Friday, May 04, 2012

Spontaneous Speed Work

This week marked the shift from strength work (hills!) to speed work (fartleks). For those of you who think that fartleking may involve power boosts caused by farting, you are wrong ;) I tried the theory out and it has the potential to end badly :) 

Fartleking is the wonderful technique of bursting into a speedy spurt for as long as you feel like it, when you feel like it. There is no prescription to fartleking - it's a totally freestyle activity.

As you've probably come to understand from reading my blog, I am someone who loves a plan. I like to know where I'm going, when I'm going and how I'm going to get there. Therefore, fartleking is a very difficult exercise for me and far away from my comfort zone. It really forces me to listen to my body and to trust my instincts. For someone like me, grinding and pushing through is often easier than going with the flow because grinding and pushing through has a distinct beginning, middle and end and I really like that. I like to know that there will eventually be some closure.

When I haven't clearly defined my task and purpose, I can be pretty fleety and easily distracted. But when you give me some boundaries and guidelines, I will exceed them on nearly every occasion. The worst tends to come out of me when I am left to my own devices with no parameters. 

I started out my first 10km fartleking session with a nice easy pace for about 4 minutes to get a bit of a groove on. I was slightly dreading the moment when my mind would tell my body to pick up the pace because I didn't know exactly how it would respond. I could only picture my hamstring coiling up to my butt as it ruptured and me lying there helpless (without a cell phone again!) as Cooper licked my face and gave my those, "what's wrong with you, dad?" puppy dog eyes. But the moment came where my mind rather spontaneously said GO and I turned up the heat and kicked it into high gear. It was like a game of red light/green light. Green Light! I ran so fast my cheeks were cold, Coopers ears were like Superdogs and my legs and lungs were screaming for mercy. Then I slowed down and jogged for a bit. Red Light. When I felt recovered, I pumped up the volume and took off like a lightning bolt. GO! And then I slowed down when my lungs were bleeding and I couldn't maintain my speed anymore. STOP. I jogged so slow that my grandma could have caught up with me. And then when I felt energy again, I blasted the turbo jets and my legs spun faster than Fred Flintstones in his Flintstone mobile. Yabba Dabba Doo!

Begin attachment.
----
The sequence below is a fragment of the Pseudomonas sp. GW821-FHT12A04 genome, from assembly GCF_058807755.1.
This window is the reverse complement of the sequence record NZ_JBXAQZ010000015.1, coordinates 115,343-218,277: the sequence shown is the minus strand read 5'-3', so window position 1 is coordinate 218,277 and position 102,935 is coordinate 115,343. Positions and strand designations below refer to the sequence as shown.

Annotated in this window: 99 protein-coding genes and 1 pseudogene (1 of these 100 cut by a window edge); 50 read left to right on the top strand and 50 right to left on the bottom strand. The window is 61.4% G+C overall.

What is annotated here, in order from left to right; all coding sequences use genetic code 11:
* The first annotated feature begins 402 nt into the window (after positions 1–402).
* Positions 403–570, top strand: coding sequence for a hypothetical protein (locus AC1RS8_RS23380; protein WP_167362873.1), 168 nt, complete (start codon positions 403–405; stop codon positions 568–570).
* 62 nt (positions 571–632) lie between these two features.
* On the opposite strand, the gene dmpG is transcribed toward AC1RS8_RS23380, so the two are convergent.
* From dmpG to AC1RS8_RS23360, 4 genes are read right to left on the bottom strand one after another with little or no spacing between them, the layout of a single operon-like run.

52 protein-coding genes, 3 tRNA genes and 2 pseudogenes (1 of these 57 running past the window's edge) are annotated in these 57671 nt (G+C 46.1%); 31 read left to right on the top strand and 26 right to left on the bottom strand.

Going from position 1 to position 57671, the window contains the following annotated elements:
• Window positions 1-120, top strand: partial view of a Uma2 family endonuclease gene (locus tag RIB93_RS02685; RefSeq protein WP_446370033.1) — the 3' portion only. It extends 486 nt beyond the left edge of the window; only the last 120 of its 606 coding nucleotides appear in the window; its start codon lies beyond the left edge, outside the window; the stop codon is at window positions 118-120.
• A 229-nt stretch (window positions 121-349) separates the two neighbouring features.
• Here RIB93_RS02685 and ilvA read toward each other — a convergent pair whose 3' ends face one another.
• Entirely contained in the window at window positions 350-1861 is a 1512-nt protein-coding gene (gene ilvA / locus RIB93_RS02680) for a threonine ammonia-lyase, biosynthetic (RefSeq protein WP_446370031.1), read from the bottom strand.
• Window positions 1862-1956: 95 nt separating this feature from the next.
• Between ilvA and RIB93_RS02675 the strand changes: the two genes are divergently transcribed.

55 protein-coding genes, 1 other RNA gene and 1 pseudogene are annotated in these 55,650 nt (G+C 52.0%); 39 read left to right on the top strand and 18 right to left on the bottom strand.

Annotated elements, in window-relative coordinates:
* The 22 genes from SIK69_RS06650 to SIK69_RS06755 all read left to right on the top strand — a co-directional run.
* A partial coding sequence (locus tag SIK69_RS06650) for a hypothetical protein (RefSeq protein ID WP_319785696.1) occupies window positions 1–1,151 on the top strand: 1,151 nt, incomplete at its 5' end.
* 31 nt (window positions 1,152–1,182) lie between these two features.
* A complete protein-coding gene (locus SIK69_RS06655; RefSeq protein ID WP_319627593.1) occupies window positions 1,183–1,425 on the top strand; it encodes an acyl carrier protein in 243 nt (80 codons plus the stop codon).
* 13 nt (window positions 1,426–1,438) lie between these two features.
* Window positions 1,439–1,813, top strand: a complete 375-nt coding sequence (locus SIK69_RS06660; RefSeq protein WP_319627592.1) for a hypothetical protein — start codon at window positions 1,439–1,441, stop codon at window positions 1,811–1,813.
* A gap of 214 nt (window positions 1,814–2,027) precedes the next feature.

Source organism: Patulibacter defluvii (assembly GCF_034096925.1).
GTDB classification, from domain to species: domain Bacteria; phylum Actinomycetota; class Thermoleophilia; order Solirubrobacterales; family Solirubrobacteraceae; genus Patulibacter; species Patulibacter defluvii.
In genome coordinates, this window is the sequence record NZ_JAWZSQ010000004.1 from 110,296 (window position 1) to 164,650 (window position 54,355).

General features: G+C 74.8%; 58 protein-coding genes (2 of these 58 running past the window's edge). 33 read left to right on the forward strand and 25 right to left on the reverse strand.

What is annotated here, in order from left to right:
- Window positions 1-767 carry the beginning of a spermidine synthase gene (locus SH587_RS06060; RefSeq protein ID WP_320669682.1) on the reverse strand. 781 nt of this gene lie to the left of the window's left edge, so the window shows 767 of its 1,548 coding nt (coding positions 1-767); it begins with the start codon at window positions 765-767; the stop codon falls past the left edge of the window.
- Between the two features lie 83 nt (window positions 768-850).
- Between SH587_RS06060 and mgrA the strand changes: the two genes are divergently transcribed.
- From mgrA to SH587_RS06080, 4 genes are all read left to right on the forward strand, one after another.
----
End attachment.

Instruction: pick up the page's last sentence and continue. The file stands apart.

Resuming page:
At about 7km's in, I was starting to run at a tortoise pace much more often than that of a hare. But I was listening to my body and it was telling me that I needed to take longer rests in between my rapid fire bursts of speedy speed. And from everything I've heard and read, this is what fartleking is all about. It's about knowing how to turn it on. It's about knowing when you need to conserve some energy. And it's about developing a relationship with your body and mind where you can take a cue to nuture or push when it's needed the most.

Fartleking definitely made my 10km run more stimulating and thought provoking than my other seemingly monotonous runs. I completed the distance pretty fast too in just over 48mins. If I was following a prescribed plan of "run 400 metres at 3:30min/km, run 200m at 6min/km, run 300m at 3:45/km, etc" it might have played more into my regimented "follow the plan" mentality, but it definitely wouldn't have been as spontaneous and fun. Two things I have been craving at this point in my training and two things that I think I need to be more open to in my life…

Especially since I'll be the big 3-0 in a few days time. 


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